Town of Halifax, Vermont

December 17, 2019

Call to Order

The meeting was called to order at 7:00 p.m. Selectboard members Lewis Sumner and Mitchell Green were present; Bradley Rafus was out plowing. Stephan Chait, Patty Dow, David Jones, and Robbin Gabriel were also present.

Changes and/or Additions to Agenda


Approval of Previous Meeting Minutes

Lewis Sumner made a motion to approve the 12/3/19 regular meeting minutes as written. Mitch Green seconded the motion, which passed 2-0.

Sumner made a motion to approve the 12/7/19 special meeting minutes as written. Green seconded the motion, which passed, 2-0.

New Business

Halifax Listers—End of Year Documentation
The Listers have submitted the year end Errors and Omissions Certificate. A correction to one parcel; acreage on the Jason Molesso property on Hanson Road. Sumner made a motion to accept the 2019 Errors and Omissions Certificate, correcting acreage on the Jason Molesso property. Green seconded the motion, which passed, 2-0. Board members signed the certificate.

Records Retention Policy
Patty Dow told the meeting the per Vermont State statute, the Town must adopt a records retention policy  before destroying any Town records. The State has created a set of minimum standards for the various record categories, and recommends that towns adopt those standards. Legally, a Town can elect to retain records for a longer period than the time established by the State, but cannot choose a shorter time period. The State will be continually updating their retention standards; if the Town accepts those standards without revision there will be no need to re-adopt the Town policy once it is established. As many of the State’s line item standards direct the Town must “keep (documents) until audit,” Dow recommended the Board consider having a town-wide audit conducted by an independent accounting firm. Halifax has not had such an audit for a number of years, and once that is done more of the document overload can be disposed of. Are the Town records all paper records, or are they digitized?, asked Stephan Chait. We don’t microfilm, replied Dow, and the State doesn’t accept microfilming any more. If we do keep any records in electronic format then we are responsible for making provisions to upgrade that format in future years. Dow told Chait that in addition to permanent records in the office vault, some documents are held by the Treasurer, the Delinquent Tax Collector, and at the Town Garage. The Town  Chait wondered if any of the records would be of interest to the Historical Society. Sumner said much of the paperwork has names or personal information. Permanent documentation is stored in the vault and is public record, while other records (Dow mentioned dog licenses, old tax bills, applications for marriage licenses, and election documents) would be shredded once they are outdated.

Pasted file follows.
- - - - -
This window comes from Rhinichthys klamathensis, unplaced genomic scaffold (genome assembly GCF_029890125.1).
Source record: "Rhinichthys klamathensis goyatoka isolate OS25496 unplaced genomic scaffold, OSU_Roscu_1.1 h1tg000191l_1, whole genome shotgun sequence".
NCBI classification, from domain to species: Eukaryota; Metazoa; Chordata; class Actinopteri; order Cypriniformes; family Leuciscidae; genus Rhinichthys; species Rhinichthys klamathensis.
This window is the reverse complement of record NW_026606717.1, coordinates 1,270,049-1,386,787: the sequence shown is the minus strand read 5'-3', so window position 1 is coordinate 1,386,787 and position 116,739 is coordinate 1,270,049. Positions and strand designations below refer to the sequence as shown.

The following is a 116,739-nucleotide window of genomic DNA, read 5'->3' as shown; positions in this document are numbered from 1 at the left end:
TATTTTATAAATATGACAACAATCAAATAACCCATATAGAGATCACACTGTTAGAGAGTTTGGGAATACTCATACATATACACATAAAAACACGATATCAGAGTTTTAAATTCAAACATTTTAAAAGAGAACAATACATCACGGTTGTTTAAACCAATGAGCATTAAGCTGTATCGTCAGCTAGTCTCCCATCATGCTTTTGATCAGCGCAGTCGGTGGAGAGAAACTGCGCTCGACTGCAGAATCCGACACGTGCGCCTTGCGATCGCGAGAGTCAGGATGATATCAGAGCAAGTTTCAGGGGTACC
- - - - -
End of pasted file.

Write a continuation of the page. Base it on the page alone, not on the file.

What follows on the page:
Dow provided the Selectboard with a records retention policy and document list based on an example currently in use in Marshfield, Vermont. Green made a motion to accept the Records Management Policy and Retention Plan for the Town of Halifax, under the State’s recommendation. Sumner seconded the motion, which passed, 2-0. Board members signed the new policy.

David Jones—Communications Union District Planning
 David Jones advised that while the Halifax Broadband Committee is not operational yet he, Tristan Roberts and Stephan Chait, have been attending the Broadband Working Group meetings chaired by Ann Manwaring. The Working Group includes participants from nine area towns. Jones said that following group meeting discussions and a presentation by Department of Public Works representative Robert Fish, he wanted to share what he and his colleagues have learned, and make a request of the Selectboard. Jones shared copies of a summary of actions to date, plus excerpts from Vermont State Statutes related to communications union districts. He asked that the Selectboard include an article in the March 2020 Town Meeting Warning worded thus: “Shall the Town of Halifax enter into a communications union district to be known as Deerfield Valley Communications Union District, under the provisions of 30 V.S.A. Chapter 82?”